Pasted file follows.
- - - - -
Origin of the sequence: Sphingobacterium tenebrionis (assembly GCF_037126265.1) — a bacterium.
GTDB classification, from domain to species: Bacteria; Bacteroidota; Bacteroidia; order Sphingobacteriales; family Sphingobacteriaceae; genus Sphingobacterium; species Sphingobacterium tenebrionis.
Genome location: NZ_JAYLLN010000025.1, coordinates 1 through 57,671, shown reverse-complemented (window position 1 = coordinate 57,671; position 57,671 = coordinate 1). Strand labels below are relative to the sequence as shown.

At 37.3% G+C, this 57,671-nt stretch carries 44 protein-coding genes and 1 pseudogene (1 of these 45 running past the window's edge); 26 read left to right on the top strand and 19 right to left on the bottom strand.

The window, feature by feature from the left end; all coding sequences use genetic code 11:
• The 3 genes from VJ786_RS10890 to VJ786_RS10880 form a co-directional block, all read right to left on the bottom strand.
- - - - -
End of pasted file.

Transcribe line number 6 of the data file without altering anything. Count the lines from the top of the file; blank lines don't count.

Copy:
• The 3 genes from VJ786_RS10890 to VJ786_RS10880 form a co-directional block, all read right to left on the bottom strand.